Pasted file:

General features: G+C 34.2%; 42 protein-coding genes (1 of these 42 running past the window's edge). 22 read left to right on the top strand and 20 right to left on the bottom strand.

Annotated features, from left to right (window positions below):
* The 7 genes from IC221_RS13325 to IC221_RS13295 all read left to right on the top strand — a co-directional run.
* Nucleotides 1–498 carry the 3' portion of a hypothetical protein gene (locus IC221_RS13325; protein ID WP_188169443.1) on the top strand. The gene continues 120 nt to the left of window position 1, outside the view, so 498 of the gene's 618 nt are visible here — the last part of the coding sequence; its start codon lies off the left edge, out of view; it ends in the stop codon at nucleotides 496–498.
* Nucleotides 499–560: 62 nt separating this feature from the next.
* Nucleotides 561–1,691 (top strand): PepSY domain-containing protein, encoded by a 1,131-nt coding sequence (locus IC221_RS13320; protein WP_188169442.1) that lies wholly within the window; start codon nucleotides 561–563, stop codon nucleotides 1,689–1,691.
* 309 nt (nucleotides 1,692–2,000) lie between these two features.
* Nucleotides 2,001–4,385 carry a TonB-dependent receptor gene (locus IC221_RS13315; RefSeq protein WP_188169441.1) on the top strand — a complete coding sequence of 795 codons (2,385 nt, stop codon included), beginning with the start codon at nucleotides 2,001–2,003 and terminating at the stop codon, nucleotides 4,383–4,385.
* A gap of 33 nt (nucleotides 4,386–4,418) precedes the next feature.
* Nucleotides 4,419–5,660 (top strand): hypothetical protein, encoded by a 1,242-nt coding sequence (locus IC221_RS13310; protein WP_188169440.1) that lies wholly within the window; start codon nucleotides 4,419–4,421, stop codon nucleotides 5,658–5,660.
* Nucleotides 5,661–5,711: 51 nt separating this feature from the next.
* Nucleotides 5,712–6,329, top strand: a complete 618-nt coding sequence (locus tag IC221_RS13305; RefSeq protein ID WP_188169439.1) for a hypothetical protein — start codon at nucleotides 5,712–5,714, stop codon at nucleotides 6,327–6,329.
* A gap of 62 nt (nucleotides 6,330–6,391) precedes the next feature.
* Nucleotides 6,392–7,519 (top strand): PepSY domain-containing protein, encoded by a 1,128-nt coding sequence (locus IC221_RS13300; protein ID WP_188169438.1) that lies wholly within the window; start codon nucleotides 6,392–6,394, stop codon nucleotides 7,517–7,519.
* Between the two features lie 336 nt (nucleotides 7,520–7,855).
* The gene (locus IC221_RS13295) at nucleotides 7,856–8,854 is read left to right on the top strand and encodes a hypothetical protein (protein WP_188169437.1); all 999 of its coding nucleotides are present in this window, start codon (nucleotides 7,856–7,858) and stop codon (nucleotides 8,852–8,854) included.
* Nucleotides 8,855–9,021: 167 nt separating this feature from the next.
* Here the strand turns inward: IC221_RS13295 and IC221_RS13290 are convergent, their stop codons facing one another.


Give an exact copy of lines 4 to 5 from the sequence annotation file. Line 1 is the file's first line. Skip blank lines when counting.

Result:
* Nucleotides 1–498 carry the 3' portion of a hypothetical protein gene (locus IC221_RS13325; protein ID WP_188169443.1) on the top strand. The gene continues 120 nt to the left of window position 1, outside the view, so 498 of the gene's 618 nt are visible here — the last part of the coding sequence; its start codon lies off the left edge, out of view; it ends in the stop codon at nucleotides 496–498.
* Nucleotides 499–560: 62 nt separating this feature from the next.